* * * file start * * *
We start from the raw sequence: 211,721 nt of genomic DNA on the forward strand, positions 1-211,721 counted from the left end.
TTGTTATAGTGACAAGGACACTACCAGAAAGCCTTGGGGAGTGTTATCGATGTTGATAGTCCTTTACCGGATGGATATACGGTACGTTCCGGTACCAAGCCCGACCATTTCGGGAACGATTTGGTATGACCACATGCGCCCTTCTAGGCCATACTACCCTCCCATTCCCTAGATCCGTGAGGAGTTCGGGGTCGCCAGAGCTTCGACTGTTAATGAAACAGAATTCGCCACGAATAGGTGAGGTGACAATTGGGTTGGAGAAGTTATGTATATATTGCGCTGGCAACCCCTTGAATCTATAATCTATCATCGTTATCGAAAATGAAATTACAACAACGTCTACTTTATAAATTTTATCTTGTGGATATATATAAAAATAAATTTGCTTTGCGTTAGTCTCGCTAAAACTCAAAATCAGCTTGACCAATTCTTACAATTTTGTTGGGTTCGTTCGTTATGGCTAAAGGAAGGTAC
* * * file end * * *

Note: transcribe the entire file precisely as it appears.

We start from the raw sequence: 211,721 nt of genomic DNA on the forward strand, positions 1-211,721 counted from the left end.
TTGTTATAGTGACAAGGACACTACCAGAAAGCCTTGGGGAGTGTTATCGATGTTGATAGTCCTTTACCGGATGGATATACGGTACGTTCCGGTACCAAGCCCGACCATTTCGGGAACGATTTGGTATGACCACATGCGCCCTTCTAGGCCATACTACCCTCCCATTCCCTAGATCCGTGAGGAGTTCGGGGTCGCCAGAGCTTCGACTGTTAATGAAACAGAATTCGCCACGAATAGGTGAGGTGACAATTGGGTTGGAGAAGTTATGTATATATTGCGCTGGCAACCCCTTGAATCTATAATCTATCATCGTTATCGAAAATGAAATTACAACAACGTCTACTTTATAAATTTTATCTTGTGGATATATATAAAAATAAATTTGCTTTGCGTTAGTCTCGCTAAAACTCAAAATCAGCTTGACCAATTCTTACAATTTTGTTGGGTTCGTTCGTTATGGCTAAAGGAAGGTAC